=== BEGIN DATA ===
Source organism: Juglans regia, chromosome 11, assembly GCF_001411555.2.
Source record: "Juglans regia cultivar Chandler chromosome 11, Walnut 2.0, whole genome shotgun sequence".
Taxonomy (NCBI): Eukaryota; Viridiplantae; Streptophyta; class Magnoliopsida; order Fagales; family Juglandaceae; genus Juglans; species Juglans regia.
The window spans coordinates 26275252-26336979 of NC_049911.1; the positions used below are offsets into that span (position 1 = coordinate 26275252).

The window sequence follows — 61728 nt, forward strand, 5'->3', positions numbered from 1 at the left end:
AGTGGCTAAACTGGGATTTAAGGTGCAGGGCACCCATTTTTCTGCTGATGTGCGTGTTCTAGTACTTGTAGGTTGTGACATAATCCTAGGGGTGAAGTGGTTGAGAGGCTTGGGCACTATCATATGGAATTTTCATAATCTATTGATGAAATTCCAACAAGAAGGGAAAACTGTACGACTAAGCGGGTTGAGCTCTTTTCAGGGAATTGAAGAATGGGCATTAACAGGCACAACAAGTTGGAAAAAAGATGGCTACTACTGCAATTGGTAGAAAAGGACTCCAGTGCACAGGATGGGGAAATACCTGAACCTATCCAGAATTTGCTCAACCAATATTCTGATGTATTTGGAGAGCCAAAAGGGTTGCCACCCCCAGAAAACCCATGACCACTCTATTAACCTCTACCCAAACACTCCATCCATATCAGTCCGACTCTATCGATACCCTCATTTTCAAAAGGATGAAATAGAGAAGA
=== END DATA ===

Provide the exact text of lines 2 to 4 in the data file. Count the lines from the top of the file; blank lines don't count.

Source record: "Juglans regia cultivar Chandler chromosome 11, Walnut 2.0, whole genome shotgun sequence".
Taxonomy (NCBI): Eukaryota; Viridiplantae; Streptophyta; class Magnoliopsida; order Fagales; family Juglandaceae; genus Juglans; species Juglans regia.
The window spans coordinates 26275252-26336979 of NC_049911.1; the positions used below are offsets into that span (position 1 = coordinate 26275252).